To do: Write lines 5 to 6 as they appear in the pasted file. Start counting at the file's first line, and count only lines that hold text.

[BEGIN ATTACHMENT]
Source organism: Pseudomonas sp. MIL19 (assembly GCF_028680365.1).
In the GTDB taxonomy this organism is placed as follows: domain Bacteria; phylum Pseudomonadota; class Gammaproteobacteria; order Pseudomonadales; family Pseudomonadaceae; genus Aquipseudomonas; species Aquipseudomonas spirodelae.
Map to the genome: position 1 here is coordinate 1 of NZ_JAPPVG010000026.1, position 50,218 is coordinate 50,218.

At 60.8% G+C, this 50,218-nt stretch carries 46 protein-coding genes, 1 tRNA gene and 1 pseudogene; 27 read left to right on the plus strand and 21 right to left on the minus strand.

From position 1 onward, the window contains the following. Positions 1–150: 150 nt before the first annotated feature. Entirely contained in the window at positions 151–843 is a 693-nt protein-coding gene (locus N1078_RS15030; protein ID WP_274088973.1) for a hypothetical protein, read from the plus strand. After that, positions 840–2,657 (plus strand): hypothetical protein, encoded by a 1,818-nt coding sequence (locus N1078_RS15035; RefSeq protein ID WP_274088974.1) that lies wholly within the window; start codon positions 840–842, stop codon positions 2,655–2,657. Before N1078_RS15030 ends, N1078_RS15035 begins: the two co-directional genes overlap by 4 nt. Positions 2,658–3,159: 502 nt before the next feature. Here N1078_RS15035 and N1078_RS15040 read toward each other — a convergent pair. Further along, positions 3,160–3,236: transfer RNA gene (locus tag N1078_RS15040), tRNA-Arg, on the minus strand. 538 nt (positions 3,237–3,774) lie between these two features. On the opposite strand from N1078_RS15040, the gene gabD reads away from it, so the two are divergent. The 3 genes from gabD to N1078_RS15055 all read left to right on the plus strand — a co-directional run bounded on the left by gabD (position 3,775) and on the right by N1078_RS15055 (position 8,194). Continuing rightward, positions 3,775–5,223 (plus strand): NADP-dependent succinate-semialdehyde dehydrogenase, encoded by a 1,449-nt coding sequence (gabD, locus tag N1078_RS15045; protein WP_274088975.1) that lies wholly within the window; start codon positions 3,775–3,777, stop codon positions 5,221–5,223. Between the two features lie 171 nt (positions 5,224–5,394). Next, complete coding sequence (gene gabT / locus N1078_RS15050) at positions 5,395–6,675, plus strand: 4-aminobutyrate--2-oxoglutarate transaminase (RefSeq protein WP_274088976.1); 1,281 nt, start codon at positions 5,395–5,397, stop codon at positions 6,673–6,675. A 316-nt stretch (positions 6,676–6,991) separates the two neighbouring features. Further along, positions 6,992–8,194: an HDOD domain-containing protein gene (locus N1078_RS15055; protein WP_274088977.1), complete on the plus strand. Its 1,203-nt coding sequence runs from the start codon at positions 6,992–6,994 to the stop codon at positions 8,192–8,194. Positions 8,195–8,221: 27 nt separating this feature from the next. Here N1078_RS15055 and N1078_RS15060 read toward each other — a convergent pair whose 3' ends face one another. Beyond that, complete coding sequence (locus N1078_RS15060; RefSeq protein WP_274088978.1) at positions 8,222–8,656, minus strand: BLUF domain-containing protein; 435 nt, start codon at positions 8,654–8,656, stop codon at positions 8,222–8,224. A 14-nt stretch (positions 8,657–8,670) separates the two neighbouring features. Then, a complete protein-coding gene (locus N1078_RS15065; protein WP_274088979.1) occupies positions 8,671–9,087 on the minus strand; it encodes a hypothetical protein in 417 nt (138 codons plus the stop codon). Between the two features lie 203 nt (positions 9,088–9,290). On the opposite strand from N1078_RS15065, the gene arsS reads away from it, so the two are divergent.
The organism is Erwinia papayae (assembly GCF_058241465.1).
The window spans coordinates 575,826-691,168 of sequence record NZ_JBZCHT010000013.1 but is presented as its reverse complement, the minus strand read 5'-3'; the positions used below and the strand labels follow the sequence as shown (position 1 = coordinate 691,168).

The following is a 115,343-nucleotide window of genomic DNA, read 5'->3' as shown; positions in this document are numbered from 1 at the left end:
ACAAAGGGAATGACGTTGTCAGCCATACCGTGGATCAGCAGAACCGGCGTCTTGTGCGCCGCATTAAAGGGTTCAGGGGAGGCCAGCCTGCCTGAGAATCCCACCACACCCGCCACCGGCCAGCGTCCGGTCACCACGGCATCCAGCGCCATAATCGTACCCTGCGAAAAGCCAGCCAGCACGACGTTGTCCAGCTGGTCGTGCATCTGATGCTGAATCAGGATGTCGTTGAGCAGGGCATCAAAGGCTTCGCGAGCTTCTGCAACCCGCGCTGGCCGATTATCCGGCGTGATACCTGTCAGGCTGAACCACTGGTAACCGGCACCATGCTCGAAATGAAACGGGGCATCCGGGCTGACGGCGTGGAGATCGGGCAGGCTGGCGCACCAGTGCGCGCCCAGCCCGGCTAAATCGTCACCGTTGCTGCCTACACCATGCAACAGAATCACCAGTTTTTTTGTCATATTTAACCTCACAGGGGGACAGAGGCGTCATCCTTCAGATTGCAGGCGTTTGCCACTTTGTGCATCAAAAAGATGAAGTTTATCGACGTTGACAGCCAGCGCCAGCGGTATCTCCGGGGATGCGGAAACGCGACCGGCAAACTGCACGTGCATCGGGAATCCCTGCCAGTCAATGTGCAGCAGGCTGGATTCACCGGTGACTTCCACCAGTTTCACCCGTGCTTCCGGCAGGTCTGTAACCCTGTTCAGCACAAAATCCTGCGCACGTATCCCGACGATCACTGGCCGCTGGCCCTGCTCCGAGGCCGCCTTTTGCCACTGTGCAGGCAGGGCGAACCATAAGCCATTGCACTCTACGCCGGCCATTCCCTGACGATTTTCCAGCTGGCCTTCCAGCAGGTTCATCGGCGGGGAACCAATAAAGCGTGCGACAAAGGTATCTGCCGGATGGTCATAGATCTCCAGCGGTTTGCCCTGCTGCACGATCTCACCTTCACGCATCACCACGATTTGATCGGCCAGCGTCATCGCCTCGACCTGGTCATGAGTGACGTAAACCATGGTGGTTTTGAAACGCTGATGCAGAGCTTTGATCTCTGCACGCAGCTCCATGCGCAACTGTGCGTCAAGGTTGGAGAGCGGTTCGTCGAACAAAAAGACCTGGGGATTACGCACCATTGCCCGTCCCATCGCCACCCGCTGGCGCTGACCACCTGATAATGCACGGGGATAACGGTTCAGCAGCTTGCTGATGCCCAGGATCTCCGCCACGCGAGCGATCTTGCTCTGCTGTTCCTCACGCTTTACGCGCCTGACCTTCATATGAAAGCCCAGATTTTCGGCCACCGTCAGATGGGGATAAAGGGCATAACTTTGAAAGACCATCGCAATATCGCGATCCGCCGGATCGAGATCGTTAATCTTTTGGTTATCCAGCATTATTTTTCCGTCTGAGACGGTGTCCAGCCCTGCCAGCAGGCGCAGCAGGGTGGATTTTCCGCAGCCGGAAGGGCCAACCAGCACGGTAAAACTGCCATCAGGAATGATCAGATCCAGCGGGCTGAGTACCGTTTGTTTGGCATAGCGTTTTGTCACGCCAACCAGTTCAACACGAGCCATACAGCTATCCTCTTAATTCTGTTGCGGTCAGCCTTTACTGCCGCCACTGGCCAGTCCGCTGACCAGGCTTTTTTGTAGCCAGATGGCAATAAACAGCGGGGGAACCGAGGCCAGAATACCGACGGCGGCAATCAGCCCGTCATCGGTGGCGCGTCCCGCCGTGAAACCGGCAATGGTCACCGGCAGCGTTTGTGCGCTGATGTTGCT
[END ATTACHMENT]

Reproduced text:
From position 1 onward, the window contains the following. Positions 1–150: 150 nt before the first annotated feature. Entirely contained in the window at positions 151–843 is a 693-nt protein-coding gene (locus N1078_RS15030; protein ID WP_274088973.1) for a hypothetical protein, read from the plus strand. After that, positions 840–2,657 (plus strand): hypothetical protein, encoded by a 1,818-nt coding sequence (locus N1078_RS15035; RefSeq protein ID WP_274088974.1) that lies wholly within the window; start codon positions 840–842, stop codon positions 2,655–2,657. Before N1078_RS15030 ends, N1078_RS15035 begins: the two co-directional genes overlap by 4 nt. Positions 2,658–3,159: 502 nt before the next feature. Here N1078_RS15035 and N1078_RS15040 read toward each other — a convergent pair. Further along, positions 3,160–3,236: transfer RNA gene (locus tag N1078_RS15040), tRNA-Arg, on the minus strand. 538 nt (positions 3,237–3,774) lie between these two features. On the opposite strand from N1078_RS15040, the gene gabD reads away from it, so the two are divergent. The 3 genes from gabD to N1078_RS15055 all read left to right on the plus strand — a co-directional run bounded on the left by gabD (position 3,775) and on the right by N1078_RS15055 (position 8,194). Continuing rightward, positions 3,775–5,223 (plus strand): NADP-dependent succinate-semialdehyde dehydrogenase, encoded by a 1,449-nt coding sequence (gabD, locus tag N1078_RS15045; protein WP_274088975.1) that lies wholly within the window; start codon positions 3,775–3,777, stop codon positions 5,221–5,223. Between the two features lie 171 nt (positions 5,224–5,394). Next, complete coding sequence (gene gabT / locus N1078_RS15050) at positions 5,395–6,675, plus strand: 4-aminobutyrate--2-oxoglutarate transaminase (RefSeq protein WP_274088976.1); 1,281 nt, start codon at positions 5,395–5,397, stop codon at positions 6,673–6,675. A 316-nt stretch (positions 6,676–6,991) separates the two neighbouring features. Further along, positions 6,992–8,194: an HDOD domain-containing protein gene (locus N1078_RS15055; protein WP_274088977.1), complete on the plus strand. Its 1,203-nt coding sequence runs from the start codon at positions 6,992–6,994 to the stop codon at positions 8,192–8,194. Positions 8,195–8,221: 27 nt separating this feature from the next. Here N1078_RS15055 and N1078_RS15060 read toward each other — a convergent pair whose 3' ends face one another. Beyond that, complete coding sequence (locus N1078_RS15060; RefSeq protein WP_274088978.1) at positions 8,222–8,656, minus strand: BLUF domain-containing protein; 435 nt, start codon at positions 8,654–8,656, stop codon at positions 8,222–8,224. A 14-nt stretch (positions 8,657–8,670) separates the two neighbouring features. Then, a complete protein-coding gene (locus N1078_RS15065; protein WP_274088979.1) occupies positions 8,671–9,087 on the minus strand; it encodes a hypothetical protein in 417 nt (138 codons plus the stop codon). Between the two features lie 203 nt (positions 9,088–9,290). On the opposite strand from N1078_RS15065, the gene arsS reads away from it, so the two are divergent.
The organism is Erwinia papayae (assembly GCF_058241465.1).